Roku and Hisense Make A Smart TV That’s Intelligent Too

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By John R. Quain, Editor-At-Large
What is it? –  Roku has managed to do what no other company seems capable of–make a smart TV dumb. But that’s a good thing. It means no more infinitely regressing menus, cascading option screens or inscrutable settings. Roku had boiled it down to the essentials and then baked it into this 40-inch Hisense H4 Series HD TV. Easy? Gracie Allen could operate this TV.

Roku is deservedly the leader in set top boxes that are used to stream online programs, “channels,” and services like Netflix. Its devices are simple to install and set up and offer more entertainment choices than any competing model (far more than the Apple TV, for example). Roku has nearly 2,000 channels–from sailing to pet channels, HBO Go to SlingTV–and yet it does an excellent job presenting it all in a simple-to-follow format. Having these features built into a TV means you don’t have to bother with an extra box and cables.

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Is it Boomer friendly? – The Hisense Roku TV is, simply put, smart TV for the rest of us. The channels and programs are indicated in big, bold icons on the screen. One can quickly flip through free and subscription channels or search for specific actors or shows. Roku has even simplified the usually abstruse settings for the TV picture itself and integrated them into its attractive interface.

One prime example of how Roku has simplified the television experience is its search function. When you look for Clint Eastwood it will scan across all of the main sources or channels, turning up Million Dollar Baby for $2.99 from Amazon, Vudu, and Blockbuster. But it will also list options up top that cost less (or nothing at all) so that you don’t end up paying for something you may already get as part of, say, your Netflix subscription. The one downside: it cannot search your local broadcast TV guide–although some cable “apps” such as Time Warner Cable are included in the search.

Rounding out the rest of the television’s features, there are ample connections with 3 HDMI inputs, analog RCA inputs and USB. It has built-in Wi-Fi for making the Internet connection.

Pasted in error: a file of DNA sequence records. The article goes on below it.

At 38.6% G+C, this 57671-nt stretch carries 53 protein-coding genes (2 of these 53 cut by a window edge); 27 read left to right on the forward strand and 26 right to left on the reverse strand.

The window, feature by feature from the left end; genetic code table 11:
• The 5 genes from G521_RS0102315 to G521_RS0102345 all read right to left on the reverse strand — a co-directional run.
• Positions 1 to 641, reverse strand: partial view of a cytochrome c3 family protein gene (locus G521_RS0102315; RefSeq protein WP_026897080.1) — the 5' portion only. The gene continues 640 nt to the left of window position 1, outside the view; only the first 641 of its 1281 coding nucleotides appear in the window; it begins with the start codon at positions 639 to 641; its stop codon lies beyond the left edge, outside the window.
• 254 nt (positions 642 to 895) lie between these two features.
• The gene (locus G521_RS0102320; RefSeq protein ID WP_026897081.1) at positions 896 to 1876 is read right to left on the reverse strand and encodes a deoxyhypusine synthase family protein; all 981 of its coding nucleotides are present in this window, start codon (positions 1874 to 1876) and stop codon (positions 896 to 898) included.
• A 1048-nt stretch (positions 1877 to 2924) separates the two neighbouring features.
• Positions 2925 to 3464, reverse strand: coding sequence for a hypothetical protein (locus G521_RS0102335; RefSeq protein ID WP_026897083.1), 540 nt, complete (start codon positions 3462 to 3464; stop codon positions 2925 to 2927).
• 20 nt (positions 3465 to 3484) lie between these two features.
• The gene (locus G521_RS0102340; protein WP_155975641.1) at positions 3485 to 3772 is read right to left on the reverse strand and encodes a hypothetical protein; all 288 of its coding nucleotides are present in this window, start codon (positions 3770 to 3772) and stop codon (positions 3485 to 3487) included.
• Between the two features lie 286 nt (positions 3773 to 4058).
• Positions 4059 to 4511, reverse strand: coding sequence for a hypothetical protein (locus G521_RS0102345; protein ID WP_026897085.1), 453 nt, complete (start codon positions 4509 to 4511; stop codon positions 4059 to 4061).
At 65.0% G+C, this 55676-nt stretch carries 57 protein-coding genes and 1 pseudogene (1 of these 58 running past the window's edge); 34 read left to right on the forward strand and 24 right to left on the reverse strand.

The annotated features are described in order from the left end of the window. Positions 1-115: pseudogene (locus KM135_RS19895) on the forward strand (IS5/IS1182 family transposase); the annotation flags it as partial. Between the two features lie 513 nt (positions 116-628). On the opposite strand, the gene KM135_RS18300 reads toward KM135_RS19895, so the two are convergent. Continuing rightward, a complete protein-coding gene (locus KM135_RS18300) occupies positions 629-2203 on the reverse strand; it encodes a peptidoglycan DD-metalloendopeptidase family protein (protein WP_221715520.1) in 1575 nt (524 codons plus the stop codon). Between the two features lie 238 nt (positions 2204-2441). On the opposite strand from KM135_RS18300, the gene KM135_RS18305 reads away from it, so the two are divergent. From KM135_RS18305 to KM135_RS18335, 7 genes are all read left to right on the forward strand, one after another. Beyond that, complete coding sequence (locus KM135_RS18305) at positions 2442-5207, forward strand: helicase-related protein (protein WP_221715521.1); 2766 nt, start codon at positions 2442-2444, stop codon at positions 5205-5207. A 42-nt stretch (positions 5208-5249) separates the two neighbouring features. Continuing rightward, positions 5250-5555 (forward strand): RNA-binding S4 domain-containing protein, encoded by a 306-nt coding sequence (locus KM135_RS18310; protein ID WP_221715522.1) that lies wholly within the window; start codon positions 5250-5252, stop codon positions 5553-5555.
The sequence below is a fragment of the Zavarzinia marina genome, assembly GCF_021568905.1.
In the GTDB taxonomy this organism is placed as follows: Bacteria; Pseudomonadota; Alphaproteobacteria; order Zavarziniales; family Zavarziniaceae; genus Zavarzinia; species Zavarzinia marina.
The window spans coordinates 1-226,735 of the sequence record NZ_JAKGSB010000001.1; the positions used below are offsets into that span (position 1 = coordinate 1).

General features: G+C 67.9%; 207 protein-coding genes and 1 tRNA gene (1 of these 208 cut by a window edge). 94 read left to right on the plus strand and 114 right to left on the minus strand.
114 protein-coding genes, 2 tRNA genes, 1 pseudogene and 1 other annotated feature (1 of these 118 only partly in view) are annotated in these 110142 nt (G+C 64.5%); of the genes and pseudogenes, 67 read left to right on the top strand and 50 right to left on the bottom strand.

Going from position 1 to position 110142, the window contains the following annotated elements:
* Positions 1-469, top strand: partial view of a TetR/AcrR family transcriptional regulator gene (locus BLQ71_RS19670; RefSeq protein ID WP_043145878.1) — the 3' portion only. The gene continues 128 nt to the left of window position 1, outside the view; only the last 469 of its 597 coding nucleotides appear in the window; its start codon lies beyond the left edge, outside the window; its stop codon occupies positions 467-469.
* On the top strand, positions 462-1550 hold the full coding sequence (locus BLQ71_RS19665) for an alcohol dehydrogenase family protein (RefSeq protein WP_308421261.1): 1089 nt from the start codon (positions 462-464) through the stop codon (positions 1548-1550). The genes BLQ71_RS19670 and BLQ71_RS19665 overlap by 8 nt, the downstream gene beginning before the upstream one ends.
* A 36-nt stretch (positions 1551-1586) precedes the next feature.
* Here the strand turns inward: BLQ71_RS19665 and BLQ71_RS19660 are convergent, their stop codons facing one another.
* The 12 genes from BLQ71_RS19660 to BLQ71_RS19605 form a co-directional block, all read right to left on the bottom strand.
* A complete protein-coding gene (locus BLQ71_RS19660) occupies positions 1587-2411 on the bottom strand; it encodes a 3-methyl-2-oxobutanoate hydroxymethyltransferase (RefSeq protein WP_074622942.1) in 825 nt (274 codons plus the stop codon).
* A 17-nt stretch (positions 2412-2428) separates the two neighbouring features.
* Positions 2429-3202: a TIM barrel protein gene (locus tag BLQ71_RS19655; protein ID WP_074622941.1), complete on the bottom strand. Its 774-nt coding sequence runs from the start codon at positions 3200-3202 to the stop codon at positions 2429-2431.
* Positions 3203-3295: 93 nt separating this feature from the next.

Even the included remote is simplicity itself. That’s because it’s a slightly modified version of the standard Roku remote. There aren’t scores of identically sized keys with miniscule or inscrutable inscriptions. There’s just the four-way directional pad for moving through menus, home and back buttons along the top, and volume up and down buttons. Other than dedicated keys for Netflix, Rdio, Vudu, and Amazon, that’s it. No letter or number keys. Everything is done quickly and easily on screen.

Frustration factor? – This is not a set for demanding videophiles. The LCD set’s picture, as one might expect, cannot match that of a high-end TV costing 10 times more–but it will not disappoint the average viewer. The H4’s colors are generally accurate, if a little skewed to the red, oversaturated side of the spectrum. The one weakness was in the area of contrast ratio, meaning how wide a range it has from the brightest to the darkest picture elements. The Hisense set lacks a little detail in shadowy scenes and in order to see, for example, all the stars in a scene from a science fiction epic, one has to boost the brightness (this is an edge-lit LED set). However, I don’t think most viewers will be distracted by these slight flaws.

If there is another shortcoming of the H4 it is one that it shares with nearly every other TV on the market: poor audio quality. This Hisense set is neither better nor worse in this regard than any other, with a narrowly focused sound that lacks lower bass response. Most TVs can benefit from the addition of a modestly price sound bar.

Is it worth the money? – At $350, it’s hard to argue against the Hisense H4, especially if one considers that a separate Roku 3 box costs $100. Here you get a very capable HD TV and the Roku features together in a single package. It would make an excellent second set for the den or guest room. If you want a larger set with the same features, consider the 55-inch TCL 55FS4610R Roku TV for about $650.

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Gary is an award-winning journalist who has been covering technology since IBM introduced its first personal computer in 1981. Beginning at NBC News, then at ABC News, Ziff Davis, CNN, and Fox Business Network. Kaye has a history of “firsts”. He was the first to bring a network television crew to the Comdex Computer Show, the first technology producer on ABC’s World News Tonight with Peter Jennings, the first to produce live coverage of the Solar Power International Conference, and the creator of the Fox Business Network signature series, “Three Days In The Valley”. Along the way he created the History Channel Multimedia Classroom. He has been a contributor to both AARP’s website and to AARP radio, as well as to a handful of other print and web-based publications where he specializes in issues involving boomers/seniors and technology. He has been a featured speaker and moderator at industry events such as the Silvers Summit and Lifelong Tech Conferences at CES, the M-Enabling Health Summit, and the What’s Next Baby Boomer Business Summit. His column, “Technology Through Our Eyes” appears in half a dozen newspapers and websites across the country.

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